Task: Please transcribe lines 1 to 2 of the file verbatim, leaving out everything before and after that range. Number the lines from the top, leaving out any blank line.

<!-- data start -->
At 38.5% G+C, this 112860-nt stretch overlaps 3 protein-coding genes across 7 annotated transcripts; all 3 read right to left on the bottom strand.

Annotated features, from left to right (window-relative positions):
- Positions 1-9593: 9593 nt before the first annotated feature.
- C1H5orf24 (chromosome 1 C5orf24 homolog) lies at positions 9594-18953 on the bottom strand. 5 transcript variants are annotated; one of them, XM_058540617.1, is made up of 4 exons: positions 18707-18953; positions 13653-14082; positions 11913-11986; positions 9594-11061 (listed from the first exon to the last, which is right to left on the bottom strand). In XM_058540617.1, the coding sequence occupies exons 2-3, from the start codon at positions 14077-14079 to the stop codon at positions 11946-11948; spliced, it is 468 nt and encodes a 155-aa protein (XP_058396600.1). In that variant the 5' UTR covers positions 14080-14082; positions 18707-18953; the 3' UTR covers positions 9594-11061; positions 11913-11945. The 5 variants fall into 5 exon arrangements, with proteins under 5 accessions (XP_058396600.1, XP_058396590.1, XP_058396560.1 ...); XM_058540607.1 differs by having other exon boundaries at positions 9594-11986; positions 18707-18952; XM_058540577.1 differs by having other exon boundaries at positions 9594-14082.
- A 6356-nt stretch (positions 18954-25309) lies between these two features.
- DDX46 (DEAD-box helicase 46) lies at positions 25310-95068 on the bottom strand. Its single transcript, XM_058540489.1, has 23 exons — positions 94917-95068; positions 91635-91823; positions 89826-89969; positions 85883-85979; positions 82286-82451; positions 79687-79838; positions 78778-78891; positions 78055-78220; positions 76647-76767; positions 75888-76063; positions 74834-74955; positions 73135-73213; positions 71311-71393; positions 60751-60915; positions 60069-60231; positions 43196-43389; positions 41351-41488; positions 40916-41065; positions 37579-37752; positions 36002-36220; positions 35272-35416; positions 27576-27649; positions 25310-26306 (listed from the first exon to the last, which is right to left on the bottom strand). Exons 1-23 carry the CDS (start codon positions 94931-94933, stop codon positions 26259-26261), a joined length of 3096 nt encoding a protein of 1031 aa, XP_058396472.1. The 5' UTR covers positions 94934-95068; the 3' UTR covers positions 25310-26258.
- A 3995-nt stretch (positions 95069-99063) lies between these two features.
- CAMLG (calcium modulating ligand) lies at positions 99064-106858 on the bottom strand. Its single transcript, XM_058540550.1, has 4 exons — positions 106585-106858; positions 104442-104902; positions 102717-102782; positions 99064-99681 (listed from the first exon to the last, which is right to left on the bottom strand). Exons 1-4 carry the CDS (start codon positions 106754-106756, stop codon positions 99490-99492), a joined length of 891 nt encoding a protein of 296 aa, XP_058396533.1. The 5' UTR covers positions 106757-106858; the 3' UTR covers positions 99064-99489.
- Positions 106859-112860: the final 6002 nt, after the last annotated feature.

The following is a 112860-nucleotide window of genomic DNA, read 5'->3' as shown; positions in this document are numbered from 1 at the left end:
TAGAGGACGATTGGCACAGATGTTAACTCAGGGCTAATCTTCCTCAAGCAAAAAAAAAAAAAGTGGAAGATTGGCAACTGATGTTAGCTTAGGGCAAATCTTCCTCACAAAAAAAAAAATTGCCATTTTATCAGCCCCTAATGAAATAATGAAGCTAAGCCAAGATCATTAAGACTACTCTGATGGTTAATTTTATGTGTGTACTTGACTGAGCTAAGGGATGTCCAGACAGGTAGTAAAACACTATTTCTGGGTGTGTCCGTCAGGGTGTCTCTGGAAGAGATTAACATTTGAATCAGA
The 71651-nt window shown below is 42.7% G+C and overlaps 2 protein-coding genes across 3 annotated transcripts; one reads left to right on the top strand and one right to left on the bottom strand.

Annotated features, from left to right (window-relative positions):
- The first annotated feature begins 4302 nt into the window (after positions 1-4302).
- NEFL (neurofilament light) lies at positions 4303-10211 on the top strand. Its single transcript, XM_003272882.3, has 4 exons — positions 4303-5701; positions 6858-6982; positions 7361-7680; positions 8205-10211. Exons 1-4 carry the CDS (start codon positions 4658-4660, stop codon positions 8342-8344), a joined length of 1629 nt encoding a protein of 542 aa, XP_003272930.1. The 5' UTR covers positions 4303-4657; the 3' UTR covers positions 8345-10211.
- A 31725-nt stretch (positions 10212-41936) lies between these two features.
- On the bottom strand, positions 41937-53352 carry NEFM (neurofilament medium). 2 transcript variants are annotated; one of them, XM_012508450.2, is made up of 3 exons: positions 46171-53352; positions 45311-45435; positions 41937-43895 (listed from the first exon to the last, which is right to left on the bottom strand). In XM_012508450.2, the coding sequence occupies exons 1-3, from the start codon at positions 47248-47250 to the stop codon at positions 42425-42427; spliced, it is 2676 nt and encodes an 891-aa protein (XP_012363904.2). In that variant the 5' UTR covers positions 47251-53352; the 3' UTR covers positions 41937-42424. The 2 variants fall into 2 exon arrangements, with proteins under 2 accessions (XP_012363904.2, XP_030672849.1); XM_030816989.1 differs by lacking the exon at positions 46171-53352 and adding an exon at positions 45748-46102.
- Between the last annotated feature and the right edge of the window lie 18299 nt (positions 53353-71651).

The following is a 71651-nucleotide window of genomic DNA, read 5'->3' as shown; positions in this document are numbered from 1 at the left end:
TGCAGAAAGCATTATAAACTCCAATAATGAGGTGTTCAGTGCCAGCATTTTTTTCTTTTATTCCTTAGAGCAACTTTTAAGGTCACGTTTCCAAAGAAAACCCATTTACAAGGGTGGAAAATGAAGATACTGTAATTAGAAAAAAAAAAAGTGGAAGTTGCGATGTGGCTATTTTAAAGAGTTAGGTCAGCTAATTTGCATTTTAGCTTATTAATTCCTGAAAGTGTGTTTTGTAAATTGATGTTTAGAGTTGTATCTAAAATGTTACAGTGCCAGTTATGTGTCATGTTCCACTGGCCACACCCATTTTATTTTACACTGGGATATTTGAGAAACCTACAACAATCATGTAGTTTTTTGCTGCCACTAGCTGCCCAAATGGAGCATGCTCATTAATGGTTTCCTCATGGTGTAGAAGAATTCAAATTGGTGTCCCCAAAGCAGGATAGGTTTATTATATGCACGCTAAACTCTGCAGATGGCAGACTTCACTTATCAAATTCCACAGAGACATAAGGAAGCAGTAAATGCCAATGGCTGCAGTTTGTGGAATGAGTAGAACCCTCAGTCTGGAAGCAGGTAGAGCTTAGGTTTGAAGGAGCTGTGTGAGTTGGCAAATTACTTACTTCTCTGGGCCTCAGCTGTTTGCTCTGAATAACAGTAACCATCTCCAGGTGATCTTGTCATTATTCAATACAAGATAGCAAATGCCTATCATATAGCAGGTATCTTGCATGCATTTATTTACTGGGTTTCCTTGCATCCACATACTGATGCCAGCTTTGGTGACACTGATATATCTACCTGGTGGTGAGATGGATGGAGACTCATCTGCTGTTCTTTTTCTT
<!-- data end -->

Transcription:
At 38.5% G+C, this 112860-nt stretch overlaps 3 protein-coding genes across 7 annotated transcripts; all 3 read right to left on the bottom strand.

Annotated features, from left to right (window-relative positions):